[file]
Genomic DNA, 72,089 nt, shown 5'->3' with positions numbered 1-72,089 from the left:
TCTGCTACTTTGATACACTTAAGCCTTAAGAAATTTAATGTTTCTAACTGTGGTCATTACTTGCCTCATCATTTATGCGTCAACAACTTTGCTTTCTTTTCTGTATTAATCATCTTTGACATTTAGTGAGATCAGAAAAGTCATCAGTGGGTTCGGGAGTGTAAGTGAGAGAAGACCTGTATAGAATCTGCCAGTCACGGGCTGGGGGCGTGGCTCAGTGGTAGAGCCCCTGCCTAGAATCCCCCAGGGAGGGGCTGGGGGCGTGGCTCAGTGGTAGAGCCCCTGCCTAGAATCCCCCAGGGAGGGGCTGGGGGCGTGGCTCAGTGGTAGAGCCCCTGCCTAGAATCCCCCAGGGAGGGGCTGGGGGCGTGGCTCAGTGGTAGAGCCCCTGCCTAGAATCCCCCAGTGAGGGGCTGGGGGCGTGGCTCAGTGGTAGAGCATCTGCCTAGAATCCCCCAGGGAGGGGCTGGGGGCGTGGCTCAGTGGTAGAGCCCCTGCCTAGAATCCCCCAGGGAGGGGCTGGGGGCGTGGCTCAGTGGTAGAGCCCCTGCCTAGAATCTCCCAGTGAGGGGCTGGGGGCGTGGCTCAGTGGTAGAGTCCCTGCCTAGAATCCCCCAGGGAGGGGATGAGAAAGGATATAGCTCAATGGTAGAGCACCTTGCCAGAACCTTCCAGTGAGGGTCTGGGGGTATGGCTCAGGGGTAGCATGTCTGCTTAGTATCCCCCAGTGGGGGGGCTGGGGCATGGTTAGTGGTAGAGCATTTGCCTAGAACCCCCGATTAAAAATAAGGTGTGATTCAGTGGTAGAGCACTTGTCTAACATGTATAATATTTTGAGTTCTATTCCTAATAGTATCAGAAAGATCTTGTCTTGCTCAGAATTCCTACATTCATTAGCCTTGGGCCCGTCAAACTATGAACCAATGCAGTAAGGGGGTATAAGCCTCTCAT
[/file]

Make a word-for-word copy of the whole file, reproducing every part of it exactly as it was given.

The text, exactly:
Genomic DNA, 72,089 nt, shown 5'->3' with positions numbered 1-72,089 from the left:
TCTGCTACTTTGATACACTTAAGCCTTAAGAAATTTAATGTTTCTAACTGTGGTCATTACTTGCCTCATCATTTATGCGTCAACAACTTTGCTTTCTTTTCTGTATTAATCATCTTTGACATTTAGTGAGATCAGAAAAGTCATCAGTGGGTTCGGGAGTGTAAGTGAGAGAAGACCTGTATAGAATCTGCCAGTCACGGGCTGGGGGCGTGGCTCAGTGGTAGAGCCCCTGCCTAGAATCCCCCAGGGAGGGGCTGGGGGCGTGGCTCAGTGGTAGAGCCCCTGCCTAGAATCCCCCAGGGAGGGGCTGGGGGCGTGGCTCAGTGGTAGAGCCCCTGCCTAGAATCCCCCAGGGAGGGGCTGGGGGCGTGGCTCAGTGGTAGAGCCCCTGCCTAGAATCCCCCAGTGAGGGGCTGGGGGCGTGGCTCAGTGGTAGAGCATCTGCCTAGAATCCCCCAGGGAGGGGCTGGGGGCGTGGCTCAGTGGTAGAGCCCCTGCCTAGAATCCCCCAGGGAGGGGCTGGGGGCGTGGCTCAGTGGTAGAGCCCCTGCCTAGAATCTCCCAGTGAGGGGCTGGGGGCGTGGCTCAGTGGTAGAGTCCCTGCCTAGAATCCCCCAGGGAGGGGATGAGAAAGGATATAGCTCAATGGTAGAGCACCTTGCCAGAACCTTCCAGTGAGGGTCTGGGGGTATGGCTCAGGGGTAGCATGTCTGCTTAGTATCCCCCAGTGGGGGGGCTGGGGCATGGTTAGTGGTAGAGCATTTGCCTAGAACCCCCGATTAAAAATAAGGTGTGATTCAGTGGTAGAGCACTTGTCTAACATGTATAATATTTTGAGTTCTATTCCTAATAGTATCAGAAAGATCTTGTCTTGCTCAGAATTCCTACATTCATTAGCCTTGGGCCCGTCAAACTATGAACCAATGCAGTAAGGGGGTATAAGCCTCTCAT